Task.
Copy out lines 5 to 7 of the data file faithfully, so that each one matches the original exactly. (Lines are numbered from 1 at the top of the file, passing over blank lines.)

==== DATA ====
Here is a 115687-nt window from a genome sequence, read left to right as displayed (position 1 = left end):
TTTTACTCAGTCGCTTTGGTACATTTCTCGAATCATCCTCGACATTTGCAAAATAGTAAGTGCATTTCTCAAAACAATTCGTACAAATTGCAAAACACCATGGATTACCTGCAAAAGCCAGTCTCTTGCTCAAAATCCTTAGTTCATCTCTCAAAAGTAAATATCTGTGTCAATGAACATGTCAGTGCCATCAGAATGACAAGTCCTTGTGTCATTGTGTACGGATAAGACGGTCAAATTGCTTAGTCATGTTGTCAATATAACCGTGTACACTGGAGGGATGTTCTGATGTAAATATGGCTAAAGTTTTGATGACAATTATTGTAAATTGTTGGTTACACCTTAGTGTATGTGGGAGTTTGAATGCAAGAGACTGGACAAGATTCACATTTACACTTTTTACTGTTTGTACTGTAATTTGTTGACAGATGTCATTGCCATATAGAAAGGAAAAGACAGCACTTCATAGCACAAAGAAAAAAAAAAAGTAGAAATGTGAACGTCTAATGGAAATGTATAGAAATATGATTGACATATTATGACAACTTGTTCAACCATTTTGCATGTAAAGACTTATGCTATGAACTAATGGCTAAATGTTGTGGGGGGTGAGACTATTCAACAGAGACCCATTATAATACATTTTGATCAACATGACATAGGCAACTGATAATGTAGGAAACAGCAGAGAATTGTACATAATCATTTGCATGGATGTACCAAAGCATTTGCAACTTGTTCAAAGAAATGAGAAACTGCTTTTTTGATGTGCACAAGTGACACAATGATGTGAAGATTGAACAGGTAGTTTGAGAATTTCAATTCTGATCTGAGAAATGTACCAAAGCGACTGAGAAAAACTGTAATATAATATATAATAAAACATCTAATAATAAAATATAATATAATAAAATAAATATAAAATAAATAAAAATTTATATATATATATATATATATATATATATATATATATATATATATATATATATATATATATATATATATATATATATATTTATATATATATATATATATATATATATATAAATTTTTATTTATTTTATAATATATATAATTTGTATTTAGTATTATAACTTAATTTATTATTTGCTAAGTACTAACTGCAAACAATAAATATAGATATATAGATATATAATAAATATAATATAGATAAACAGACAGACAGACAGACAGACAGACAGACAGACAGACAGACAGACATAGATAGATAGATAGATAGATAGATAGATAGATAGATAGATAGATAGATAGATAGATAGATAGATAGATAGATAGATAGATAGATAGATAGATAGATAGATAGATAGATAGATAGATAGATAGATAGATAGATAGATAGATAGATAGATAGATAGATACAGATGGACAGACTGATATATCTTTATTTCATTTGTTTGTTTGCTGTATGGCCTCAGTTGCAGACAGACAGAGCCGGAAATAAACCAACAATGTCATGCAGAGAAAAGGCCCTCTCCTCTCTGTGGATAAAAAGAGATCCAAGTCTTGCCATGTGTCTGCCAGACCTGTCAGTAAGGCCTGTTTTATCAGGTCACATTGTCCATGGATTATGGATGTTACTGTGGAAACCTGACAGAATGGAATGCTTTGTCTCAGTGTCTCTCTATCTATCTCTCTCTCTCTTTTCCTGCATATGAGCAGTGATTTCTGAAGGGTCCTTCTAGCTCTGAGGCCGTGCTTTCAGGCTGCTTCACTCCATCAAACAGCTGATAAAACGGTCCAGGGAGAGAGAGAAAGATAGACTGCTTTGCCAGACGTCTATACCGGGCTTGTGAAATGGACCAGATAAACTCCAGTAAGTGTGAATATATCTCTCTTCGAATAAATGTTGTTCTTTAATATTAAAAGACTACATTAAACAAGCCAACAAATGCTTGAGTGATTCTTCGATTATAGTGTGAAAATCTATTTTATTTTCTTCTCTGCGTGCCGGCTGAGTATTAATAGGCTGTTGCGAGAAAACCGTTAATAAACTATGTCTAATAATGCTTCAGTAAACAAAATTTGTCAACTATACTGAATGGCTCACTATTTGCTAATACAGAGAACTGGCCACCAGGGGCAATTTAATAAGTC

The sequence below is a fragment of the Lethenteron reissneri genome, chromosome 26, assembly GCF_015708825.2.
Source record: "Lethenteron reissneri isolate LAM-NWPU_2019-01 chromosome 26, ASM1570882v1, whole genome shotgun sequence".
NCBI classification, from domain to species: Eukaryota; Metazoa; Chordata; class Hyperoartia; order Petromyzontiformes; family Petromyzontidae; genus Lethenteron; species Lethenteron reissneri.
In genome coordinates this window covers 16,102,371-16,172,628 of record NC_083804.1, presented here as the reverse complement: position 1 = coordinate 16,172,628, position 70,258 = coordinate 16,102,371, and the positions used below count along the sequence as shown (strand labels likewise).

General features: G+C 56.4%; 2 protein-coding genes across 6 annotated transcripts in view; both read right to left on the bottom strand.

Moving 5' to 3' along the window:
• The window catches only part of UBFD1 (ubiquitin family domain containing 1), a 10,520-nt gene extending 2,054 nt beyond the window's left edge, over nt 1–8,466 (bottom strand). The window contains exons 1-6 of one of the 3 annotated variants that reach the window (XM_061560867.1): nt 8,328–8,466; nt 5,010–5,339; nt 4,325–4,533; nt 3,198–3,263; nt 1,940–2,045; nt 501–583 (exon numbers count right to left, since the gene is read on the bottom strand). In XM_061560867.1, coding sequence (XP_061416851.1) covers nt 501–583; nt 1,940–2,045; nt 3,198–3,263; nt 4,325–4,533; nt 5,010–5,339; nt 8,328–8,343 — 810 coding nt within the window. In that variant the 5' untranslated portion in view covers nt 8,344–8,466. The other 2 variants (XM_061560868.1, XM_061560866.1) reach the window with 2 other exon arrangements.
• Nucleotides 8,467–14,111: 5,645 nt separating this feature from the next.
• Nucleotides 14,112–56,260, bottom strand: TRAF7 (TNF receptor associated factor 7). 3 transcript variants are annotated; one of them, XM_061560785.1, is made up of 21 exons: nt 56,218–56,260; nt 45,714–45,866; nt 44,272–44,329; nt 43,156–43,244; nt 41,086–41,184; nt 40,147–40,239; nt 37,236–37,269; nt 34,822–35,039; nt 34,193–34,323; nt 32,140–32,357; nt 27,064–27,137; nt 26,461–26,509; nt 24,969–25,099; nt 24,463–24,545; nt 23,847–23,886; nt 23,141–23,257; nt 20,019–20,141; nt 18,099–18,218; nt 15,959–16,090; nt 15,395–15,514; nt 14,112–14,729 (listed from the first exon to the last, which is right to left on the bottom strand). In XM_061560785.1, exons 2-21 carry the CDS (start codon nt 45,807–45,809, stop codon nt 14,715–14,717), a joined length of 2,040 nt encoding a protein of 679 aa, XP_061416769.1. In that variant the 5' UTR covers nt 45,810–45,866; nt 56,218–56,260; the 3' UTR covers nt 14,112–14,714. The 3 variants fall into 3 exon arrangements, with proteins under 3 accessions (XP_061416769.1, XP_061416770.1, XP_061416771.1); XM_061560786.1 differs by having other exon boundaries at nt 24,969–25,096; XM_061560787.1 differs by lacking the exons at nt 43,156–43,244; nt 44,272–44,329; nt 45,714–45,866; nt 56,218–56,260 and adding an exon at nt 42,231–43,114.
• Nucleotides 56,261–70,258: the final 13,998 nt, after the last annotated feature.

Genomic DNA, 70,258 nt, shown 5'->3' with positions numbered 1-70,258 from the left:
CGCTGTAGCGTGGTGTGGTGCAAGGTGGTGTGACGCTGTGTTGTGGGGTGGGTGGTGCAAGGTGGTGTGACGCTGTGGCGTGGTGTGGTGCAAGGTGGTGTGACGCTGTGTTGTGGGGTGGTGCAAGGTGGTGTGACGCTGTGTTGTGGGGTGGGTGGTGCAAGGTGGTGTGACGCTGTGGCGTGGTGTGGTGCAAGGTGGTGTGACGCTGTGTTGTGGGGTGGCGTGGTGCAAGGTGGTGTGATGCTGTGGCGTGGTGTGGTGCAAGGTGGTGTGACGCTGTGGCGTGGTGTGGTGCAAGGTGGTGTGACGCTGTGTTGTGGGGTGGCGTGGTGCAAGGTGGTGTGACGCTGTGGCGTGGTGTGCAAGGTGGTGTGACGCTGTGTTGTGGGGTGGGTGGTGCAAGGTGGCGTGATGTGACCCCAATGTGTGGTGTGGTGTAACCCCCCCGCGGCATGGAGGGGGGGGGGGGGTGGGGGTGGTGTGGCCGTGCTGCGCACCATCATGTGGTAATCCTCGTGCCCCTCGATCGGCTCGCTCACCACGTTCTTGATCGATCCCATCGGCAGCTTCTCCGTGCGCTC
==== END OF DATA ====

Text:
NCBI classification, from domain to species: Eukaryota; Metazoa; Chordata; class Hyperoartia; order Petromyzontiformes; family Petromyzontidae; genus Lethenteron; species Lethenteron reissneri.
In genome coordinates this window covers 16,102,371-16,172,628 of record NC_083804.1, presented here as the reverse complement: position 1 = coordinate 16,172,628, position 70,258 = coordinate 16,102,371, and the positions used below count along the sequence as shown (strand labels likewise).

General features: G+C 56.4%; 2 protein-coding genes across 6 annotated transcripts in view; both read right to left on the bottom strand.